St Barbe Museum & Art Gallery

Open 10am - 4pm
Monday to Sunday

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The new ‘Coast’ exhibition at St Barbe Museum and Gallery in Lymington is exactly the type of exhibition it does so well. An impressive collection of contemporary artists inspired by the coast, expertly curated by Steve Marshall, is complimented by sometimes ‘quirky’ exhibits from the museum collections.

The nine artists on display are drawn from all over the country with inspiration provided by the coast, a common theme running through their work. While the exhibition encompasses a wide range of media I for one was delighted to see so many printmakers in evidence.

Upon entering the first gallery you are immediately struck by what appears to be a series of windows into a giant rockpool. Artist Michael Porter collects objects from the shoreline as inspiration for his vibrant, almost 3D images of seaweed and stone.

A contrast is provided by Howard Phipps exquisitely detailed wood engravings. The way Howard sensitively captures light falling onto an object demonstrates his complete mastery of the technique. A favourite image being a small boat pulled up onto Chesil Beach below a stormy sky.

Local artist Alison Bolton has produced a series of atmospheric, almost mysterious, pictures of the coast and Lymington River. Alison, who is a fine botanist, eschews botanical detail in favour of a sense of place and a reaction to the natural elements around her.

Pine Feroda are an unusual co-operative of four printmakers whose large-scale woodcuts capture a sense of space and tranquillity, while Ffiona Lewis’s thickly applied oil paintings represent the sea in a more volatile mood. The paint almost seems to flow off the canvas.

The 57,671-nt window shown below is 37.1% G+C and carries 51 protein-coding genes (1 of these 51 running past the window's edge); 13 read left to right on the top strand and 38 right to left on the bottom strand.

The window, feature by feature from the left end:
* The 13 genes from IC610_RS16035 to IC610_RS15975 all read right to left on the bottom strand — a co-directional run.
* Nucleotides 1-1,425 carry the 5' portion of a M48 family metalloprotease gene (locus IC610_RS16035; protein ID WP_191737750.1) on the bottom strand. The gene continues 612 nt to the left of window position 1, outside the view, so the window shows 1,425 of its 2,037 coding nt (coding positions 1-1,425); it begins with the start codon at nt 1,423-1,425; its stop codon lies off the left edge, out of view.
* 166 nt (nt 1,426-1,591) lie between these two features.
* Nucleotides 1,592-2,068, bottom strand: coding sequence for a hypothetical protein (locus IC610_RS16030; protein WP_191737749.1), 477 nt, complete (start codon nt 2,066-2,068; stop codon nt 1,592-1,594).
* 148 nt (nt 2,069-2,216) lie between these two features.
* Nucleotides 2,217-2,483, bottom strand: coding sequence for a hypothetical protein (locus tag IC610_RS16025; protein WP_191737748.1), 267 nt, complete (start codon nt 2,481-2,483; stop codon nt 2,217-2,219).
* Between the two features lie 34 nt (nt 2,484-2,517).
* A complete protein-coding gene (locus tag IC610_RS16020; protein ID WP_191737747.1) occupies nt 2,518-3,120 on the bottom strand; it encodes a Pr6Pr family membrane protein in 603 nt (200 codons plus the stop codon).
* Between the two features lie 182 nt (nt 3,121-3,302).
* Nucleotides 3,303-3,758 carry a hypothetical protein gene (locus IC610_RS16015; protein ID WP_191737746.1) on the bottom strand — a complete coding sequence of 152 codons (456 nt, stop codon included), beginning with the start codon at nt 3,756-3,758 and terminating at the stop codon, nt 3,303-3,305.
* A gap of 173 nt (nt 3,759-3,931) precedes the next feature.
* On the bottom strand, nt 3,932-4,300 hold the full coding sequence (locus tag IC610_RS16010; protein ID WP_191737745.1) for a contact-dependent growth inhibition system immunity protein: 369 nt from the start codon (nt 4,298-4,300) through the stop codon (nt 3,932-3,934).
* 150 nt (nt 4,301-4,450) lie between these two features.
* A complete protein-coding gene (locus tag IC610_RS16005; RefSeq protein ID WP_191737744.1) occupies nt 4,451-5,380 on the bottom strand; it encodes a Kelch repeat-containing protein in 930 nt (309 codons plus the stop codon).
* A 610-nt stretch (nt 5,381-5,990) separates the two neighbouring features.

Angie Lewin’s delicate screen prints have become very well known in recent years and here she provides a series of intricately designed images. I particularly liked one print containing an assemblage of intertwined coastal plants dominated by the distinctive flower heads of wild carrot.

Jeremy Gardiner’s abiding interest in the geology of the coast leads him to produce very physical 3D works containing intense blocks of colour, deep gouges and hints at the fossils which may lie within the rock.

Two lino cut artists Richard Bawden and Melvyn Evans reveal the range of possibilities with this versatile medium. Richard, son of Edward Bawden RA, creates large colourful prints inspired by the Suffolk coast where he lives. Melvyn has a more abstract style recalling the St Ives paintings of Alfred Wallis.

The third gallery displays a range of exhibits highlighting both the joys and potential hazards of living by the coast. A collection of aerial photographs taken during a major flood in the 1950’s when the seawall was breached are not easy viewing for those of us living in the potential ‘danger zone’. The museums large collection of historic maps are brilliantly showcased in a high tech touch screen display which even allows you to sit down while zooming in and out. Other fascinating objects included a collection of fossils from the famous cliffs at Barton along with some impressive stone age axe heads which had eroded from the same cliffs. A display of vintage bathing costumes nicely captures the light-hearted nature of the exhibition.

It’s not often you attend an art exhibition which also enhances your knowledge of our local coast and the processes which shape it. I visited this exhibition wearing two hats as manager of the Lymington-Keyhaven Nature Reserve but also as a keen printmaker. Both come off in salute. Highly recommended.


Pete Durnell


Coast: 30 November – 13 January – open daily 10am-4pm